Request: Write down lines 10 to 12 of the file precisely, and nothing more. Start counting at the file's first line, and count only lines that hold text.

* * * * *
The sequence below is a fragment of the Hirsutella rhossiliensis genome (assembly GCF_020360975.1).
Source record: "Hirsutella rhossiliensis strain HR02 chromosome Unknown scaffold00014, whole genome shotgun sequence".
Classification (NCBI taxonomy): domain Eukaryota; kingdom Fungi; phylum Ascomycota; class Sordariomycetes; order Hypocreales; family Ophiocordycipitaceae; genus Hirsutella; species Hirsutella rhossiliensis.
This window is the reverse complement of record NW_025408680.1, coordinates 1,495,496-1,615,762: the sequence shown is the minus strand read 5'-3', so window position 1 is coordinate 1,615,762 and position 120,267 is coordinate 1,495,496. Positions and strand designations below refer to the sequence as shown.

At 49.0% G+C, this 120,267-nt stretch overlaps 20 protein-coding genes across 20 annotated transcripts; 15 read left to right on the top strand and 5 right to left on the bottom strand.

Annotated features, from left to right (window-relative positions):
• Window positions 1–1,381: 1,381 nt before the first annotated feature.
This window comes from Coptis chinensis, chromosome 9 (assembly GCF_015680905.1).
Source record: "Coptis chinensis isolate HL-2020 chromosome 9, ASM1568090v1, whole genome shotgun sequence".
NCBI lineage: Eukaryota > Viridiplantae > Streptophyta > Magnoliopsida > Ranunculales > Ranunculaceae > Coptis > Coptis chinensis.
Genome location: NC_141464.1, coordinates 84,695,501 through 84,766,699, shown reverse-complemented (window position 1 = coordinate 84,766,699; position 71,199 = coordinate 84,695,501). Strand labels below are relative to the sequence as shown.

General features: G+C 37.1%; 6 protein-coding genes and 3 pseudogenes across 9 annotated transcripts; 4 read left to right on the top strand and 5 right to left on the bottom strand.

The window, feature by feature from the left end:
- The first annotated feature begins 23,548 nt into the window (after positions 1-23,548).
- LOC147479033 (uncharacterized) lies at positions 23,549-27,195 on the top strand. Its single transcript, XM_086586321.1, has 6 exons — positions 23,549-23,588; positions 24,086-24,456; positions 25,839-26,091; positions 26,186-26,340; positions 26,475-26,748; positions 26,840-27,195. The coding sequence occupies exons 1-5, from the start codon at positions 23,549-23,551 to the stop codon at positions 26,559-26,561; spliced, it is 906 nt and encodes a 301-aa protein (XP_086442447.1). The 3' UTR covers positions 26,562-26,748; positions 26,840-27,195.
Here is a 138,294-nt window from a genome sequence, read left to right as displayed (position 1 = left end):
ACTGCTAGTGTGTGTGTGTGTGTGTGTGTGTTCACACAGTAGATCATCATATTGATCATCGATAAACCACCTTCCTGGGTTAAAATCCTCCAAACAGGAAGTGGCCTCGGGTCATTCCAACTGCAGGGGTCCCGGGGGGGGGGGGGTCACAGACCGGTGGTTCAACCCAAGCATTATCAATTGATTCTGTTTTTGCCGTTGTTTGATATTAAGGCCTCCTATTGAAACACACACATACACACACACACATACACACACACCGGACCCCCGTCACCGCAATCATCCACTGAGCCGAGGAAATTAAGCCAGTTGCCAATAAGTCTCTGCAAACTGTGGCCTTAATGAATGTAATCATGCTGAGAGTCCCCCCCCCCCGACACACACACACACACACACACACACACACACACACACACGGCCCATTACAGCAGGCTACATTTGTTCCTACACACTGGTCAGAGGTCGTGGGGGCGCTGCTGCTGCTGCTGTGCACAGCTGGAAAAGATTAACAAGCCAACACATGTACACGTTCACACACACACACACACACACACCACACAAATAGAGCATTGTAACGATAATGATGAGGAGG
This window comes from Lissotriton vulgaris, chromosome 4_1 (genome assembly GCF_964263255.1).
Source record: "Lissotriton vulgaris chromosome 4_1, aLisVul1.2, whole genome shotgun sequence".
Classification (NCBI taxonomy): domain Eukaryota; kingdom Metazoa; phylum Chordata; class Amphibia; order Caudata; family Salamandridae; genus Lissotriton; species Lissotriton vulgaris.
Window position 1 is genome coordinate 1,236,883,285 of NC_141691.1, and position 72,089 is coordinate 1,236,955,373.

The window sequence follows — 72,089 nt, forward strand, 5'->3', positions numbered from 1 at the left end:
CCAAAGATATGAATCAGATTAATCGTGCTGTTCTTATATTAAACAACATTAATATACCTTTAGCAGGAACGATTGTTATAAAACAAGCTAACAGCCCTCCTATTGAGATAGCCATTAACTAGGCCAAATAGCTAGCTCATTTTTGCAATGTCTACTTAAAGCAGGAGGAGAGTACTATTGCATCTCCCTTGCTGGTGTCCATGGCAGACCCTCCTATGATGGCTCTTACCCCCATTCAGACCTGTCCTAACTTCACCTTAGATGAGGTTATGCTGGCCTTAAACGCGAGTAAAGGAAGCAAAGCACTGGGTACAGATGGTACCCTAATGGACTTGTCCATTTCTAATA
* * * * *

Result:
NCBI lineage: Eukaryota > Viridiplantae > Streptophyta > Magnoliopsida > Ranunculales > Ranunculaceae > Coptis > Coptis chinensis.
Genome location: NC_141464.1, coordinates 84,695,501 through 84,766,699, shown reverse-complemented (window position 1 = coordinate 84,766,699; position 71,199 = coordinate 84,695,501). Strand labels below are relative to the sequence as shown.

General features: G+C 37.1%; 6 protein-coding genes and 3 pseudogenes across 9 annotated transcripts; 4 read left to right on the top strand and 5 right to left on the bottom strand.